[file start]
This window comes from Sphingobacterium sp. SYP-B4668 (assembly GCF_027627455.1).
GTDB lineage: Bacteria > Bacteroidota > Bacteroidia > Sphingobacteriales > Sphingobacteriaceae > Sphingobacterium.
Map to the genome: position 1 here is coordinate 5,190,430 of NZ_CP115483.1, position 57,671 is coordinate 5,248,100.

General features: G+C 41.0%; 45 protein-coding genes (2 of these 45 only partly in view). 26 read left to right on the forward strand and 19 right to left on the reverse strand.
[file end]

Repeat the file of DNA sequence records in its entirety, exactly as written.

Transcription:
This window comes from Sphingobacterium sp. SYP-B4668 (assembly GCF_027627455.1).
GTDB lineage: Bacteria > Bacteroidota > Bacteroidia > Sphingobacteriales > Sphingobacteriaceae > Sphingobacterium.
Map to the genome: position 1 here is coordinate 5,190,430 of NZ_CP115483.1, position 57,671 is coordinate 5,248,100.

General features: G+C 41.0%; 45 protein-coding genes (2 of these 45 only partly in view). 26 read left to right on the forward strand and 19 right to left on the reverse strand.